1. Compared transfer and absorption of synthetic urine in 4 cream-based skin protectants (3 silicone-based, 1 zinc-oxide based) applied to the volar surface of the forearm and covered by 2 modified absorbent pads (moderate and maximum absorbency) for period of 5 min; results were compared to a 5th site not exposed to a skin protectant

  2. 3 healthy volunteers, mean age of 37 y

  1. All skin protectants demonstrated evidence of transfer to modified absorbent pad when compared to control

  2. Synthetic urine absorption differed significantly when compared to control for all the cream products tested; the magnitude of this effect was small (8% reduction in absorbent capacity)

  3. No significant differences were found when creams were tested using a modified pad with maximum absorbency

  4. The degree of cream absorbed was not significantly correlated with the effect on synthetic urine absorption

C
Erekson et al (2008)19
In vitro study
  1. Comparison of 2 pads designed for light UI, 3 pads designed for moderate/heavy UI, 2 absorbent briefs designed for moderate/heavy UI using wetback technique (USA/T2/7-2); wetback was measured at 30 s and 5 min after 5 mL and 50-mL leak volumes; measurements were repeated 3 times

  2. 2 human subjects, 1 with BMI <20 and 1 with BMI >40, completed wetback testing; mean age or age range not reported

  1. Product within each of the categories varied

  2. Brand name products performed better on the wetback testing than generic products

C
Zehrer et al (2005)20
Randomized controlled trial
  1. Compared 3 petrolatum-based skin protectants to the volar surface of the forearm, covered with modified absorbent brief and exposed to synthetic urine for 5 min; exposure using block randomization technique

  2. 16 healthy volunteers, age range: 18-45 y

  1. 3 Petrolatum-based skin protectants transferred to a modified absorbent brief applied to the volar surface of volunteers' forearms and exposed to synthetic urine solution for period of 5 min; no control site described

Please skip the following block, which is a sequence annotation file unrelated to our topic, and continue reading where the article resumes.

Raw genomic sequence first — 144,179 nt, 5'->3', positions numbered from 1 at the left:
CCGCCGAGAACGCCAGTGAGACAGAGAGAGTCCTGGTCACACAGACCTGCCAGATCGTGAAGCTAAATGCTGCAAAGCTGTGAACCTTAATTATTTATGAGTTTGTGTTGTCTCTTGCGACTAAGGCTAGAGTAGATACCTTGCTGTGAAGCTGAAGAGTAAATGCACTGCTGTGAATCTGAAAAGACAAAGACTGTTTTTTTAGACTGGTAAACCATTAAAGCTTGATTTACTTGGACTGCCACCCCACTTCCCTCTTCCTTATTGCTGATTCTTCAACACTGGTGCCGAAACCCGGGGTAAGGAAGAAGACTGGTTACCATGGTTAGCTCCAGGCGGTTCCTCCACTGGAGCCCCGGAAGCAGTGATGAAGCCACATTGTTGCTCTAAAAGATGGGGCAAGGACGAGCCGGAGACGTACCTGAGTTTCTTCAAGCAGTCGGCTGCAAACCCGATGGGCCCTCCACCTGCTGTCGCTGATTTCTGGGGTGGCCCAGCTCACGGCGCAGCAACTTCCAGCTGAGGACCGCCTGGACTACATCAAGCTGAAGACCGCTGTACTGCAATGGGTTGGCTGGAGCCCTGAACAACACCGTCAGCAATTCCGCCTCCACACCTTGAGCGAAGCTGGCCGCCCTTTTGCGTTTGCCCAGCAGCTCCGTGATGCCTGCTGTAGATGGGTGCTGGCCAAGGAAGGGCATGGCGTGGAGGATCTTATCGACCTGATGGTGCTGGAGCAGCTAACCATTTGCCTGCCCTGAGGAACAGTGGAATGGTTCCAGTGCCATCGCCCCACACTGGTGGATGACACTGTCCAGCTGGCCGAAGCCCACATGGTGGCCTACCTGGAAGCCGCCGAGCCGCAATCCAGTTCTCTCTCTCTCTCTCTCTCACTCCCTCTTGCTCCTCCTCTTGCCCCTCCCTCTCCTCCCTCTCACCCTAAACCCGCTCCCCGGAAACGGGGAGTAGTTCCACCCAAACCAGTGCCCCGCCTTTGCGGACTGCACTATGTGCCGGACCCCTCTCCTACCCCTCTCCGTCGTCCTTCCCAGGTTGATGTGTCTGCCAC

2. Petrolatum-based ointments were more significantly more likely to transfer to the absorbent product (59%-69% per weight) and to reduce fluid absorption (54%-90%) than was the cyanoacrylate protectant

C
Bolton et al (2004)21
Randomized controlled trial
  1. Compared 3 skin protectants (all were creams) to the volar surface of the forearm, covered with modified absorbent brief and exposed to synthetic urine for 5 and 120 min; exposure applied using block randomization technique

  2. 12 healthy volunteers, mean age or age range not identified

  1. No inferential analysis used to analyze differences in transfer or urine absorption

C
Fader (2004)22
In vitro study
  1. Single anthropometric dummy designed to mimic body dimensions of 70-kg (154 lb) adult placed on standard foam hospital mattress, viscoelastic foam mattress, and surface cut foam mattress naked (control), wearing a dry disposable adult absorbent brief and the same absorbent brief wet with 200 mL of saline applied at a rate of 3-5 mL/s

  2. No human subjects

  1. Adding an incontinent brief to the anthropometric dummy significantly increased interfaces pressures (magnitude: 20%-25%)

  2. Interface pressures did not differ when dry absorbent brief was compared to brief wet with 200 mL

  3. Folds observed in the briefs corresponded with peak interface pressures and smoothing folds by hand significantly reduced these pressures

B
Abbreviations: BMI, body mass index; UI, urinary incontinence.